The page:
Many health food stores sell nitric oxide supplements, which claim to boost workout performance and enhance endurance
Nitric oxide is a naturally occurring gas in the body that helps increase blood flow
Nitric oxide supplements contain ingredients that are said to produce more nitric oxide in the body, thereby improving your workout
But do they actually work? The research is mixed
If you spend a lot of time in supplement stores, you've probably come across nitric oxide (NO) supplements. And after reading about the amazing benefits they may have for your workout, you may have even been tempted to try them.
For the uninitiated, nitric oxide is a gas produced naturally by the body that helps increase blood flow. NO supplements are said to increase the amount of nitric oxide in your body, which theoretically could lead to enhanced muscle pump, better endurance, and faster recovery. (To be clear, nitric oxide is very different from nitrous oxide, a.k.a. the stuff that gets you high in whip-its.)
In theory, NO supplements could do wonders for your fitness routine. But if these eye-catching claims sound too good to be true, well, you might be right.
What do nitric oxide supplements do?
Nitric oxide is a gas that's made by your body, and one of its primary purposes is to promote vasodilation, or increased blood flow.
In the body, "nitric oxide is secreted by the endothelial cells, which line the inner walls of the blood vessels, and it communicates with the smooth muscle cells, triggering them to relax," explains Nathan Jenkins, Ph.D., an assistant professor in the Department of Kinesiology at the University of Georgia. This blood flow regulation plays a role in multiple body functions, including maintaining erections, controlling blood pressure, and more.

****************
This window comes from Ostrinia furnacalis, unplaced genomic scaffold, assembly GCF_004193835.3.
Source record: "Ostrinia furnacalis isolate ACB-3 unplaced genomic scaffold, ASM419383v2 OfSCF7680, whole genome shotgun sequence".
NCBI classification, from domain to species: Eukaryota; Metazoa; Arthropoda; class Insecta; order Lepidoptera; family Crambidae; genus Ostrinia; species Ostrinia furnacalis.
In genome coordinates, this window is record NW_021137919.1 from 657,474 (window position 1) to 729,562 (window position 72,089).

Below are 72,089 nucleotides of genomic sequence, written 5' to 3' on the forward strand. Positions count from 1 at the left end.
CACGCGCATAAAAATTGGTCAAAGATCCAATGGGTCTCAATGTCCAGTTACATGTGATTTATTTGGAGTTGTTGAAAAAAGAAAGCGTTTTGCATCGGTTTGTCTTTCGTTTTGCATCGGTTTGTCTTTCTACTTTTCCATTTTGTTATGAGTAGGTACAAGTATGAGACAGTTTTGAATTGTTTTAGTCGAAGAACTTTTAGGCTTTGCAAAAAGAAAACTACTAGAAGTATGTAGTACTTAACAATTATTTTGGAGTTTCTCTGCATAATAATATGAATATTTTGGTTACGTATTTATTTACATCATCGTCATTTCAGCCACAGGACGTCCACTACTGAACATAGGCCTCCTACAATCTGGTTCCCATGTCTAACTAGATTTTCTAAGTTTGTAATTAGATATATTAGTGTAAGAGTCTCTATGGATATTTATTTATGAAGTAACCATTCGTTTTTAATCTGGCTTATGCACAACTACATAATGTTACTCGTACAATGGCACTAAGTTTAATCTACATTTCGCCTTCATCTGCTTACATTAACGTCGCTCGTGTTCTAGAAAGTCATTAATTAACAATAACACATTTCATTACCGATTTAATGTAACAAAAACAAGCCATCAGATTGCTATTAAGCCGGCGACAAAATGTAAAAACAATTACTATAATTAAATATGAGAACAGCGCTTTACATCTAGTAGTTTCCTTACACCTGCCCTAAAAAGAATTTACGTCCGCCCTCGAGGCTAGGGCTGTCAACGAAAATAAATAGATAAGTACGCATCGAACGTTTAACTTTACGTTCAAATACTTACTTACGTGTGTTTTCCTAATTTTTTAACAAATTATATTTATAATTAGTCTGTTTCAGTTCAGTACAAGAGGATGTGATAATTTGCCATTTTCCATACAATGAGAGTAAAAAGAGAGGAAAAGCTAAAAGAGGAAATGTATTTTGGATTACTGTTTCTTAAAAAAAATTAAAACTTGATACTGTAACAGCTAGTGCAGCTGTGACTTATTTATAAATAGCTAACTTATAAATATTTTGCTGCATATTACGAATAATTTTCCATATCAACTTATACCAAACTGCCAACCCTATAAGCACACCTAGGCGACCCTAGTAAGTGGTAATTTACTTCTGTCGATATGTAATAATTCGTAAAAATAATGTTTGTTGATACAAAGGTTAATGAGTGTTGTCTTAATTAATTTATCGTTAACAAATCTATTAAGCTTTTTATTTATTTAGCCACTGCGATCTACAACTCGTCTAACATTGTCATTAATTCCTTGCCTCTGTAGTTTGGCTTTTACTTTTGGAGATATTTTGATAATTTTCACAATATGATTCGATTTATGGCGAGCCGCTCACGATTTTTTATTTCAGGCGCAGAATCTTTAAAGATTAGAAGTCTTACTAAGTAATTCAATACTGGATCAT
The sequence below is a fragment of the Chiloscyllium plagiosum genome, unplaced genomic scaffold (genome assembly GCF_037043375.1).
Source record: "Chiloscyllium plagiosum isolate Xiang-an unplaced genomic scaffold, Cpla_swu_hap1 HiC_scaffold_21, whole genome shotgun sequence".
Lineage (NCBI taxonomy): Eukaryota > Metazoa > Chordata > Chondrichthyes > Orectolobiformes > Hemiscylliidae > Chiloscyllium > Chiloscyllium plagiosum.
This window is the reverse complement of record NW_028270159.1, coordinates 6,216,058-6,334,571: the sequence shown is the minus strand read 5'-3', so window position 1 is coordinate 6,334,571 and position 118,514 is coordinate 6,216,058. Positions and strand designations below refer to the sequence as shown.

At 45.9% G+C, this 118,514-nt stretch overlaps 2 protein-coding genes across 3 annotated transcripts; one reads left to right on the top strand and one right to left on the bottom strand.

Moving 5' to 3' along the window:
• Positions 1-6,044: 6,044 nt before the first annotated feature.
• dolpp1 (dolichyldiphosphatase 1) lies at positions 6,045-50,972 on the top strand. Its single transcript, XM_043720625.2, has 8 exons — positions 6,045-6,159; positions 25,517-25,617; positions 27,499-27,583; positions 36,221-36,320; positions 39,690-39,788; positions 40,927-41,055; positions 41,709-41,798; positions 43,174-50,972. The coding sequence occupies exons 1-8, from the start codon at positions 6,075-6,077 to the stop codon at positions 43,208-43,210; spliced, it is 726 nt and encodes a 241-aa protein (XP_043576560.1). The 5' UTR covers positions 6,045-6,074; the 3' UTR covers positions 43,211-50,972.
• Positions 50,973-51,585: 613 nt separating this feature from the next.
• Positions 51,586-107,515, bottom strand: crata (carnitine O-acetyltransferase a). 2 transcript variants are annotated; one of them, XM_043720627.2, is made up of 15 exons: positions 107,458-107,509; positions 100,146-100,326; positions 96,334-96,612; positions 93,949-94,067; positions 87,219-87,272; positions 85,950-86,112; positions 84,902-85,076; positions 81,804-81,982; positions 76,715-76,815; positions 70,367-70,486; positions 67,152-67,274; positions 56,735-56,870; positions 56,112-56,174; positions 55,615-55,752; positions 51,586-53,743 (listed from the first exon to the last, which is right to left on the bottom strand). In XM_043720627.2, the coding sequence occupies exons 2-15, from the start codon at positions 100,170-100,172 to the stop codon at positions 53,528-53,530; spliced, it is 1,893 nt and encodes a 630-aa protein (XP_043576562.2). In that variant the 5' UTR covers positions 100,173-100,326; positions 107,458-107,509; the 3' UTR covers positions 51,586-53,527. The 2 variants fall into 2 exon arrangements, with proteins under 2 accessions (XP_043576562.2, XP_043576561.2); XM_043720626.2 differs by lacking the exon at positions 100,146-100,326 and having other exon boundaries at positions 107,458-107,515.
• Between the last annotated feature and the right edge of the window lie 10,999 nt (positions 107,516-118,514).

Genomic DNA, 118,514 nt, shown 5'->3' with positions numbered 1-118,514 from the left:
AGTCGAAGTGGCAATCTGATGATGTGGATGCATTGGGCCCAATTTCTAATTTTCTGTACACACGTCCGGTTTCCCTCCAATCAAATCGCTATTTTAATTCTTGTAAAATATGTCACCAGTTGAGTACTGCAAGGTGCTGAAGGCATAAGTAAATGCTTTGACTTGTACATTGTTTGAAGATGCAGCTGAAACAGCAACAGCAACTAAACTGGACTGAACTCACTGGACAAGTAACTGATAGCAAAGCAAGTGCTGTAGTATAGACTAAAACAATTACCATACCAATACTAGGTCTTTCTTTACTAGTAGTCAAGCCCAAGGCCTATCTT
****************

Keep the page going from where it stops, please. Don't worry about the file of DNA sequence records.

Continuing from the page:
NO supplements, however, don't actually contain nitric oxide — instead, they contain ingredients (or substrates) that are thought to give your body a nudge to produce more nitric oxide, such as L-arginine and L-citrulline.
"Most, if not all, of [these purported benefits] have not been supported by available evidence."
"If you're ingesting nitrate or L-arginine, the idea is that it's supposed to stimulate the synthesis of nitric oxide in the endothelial cell. So the the more substrates there are, the more NO can be produced," explains Jenkins.
Because blood is responsible for carrying oxygen to working muscles, the reasoning is that the increased blood flow caused by taking NO supplements might help you work out for a longer period of time and speed up recovery time. Proponents also claim that increased blood flow might increase the “pump’” of your muscles, or how large or pronounced they look (because they’re literally engorged with blood).
OK, but do nitric oxide supplements actually work?
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Honestly, we don't really know. There's simply not enough evidence to suggest that they do.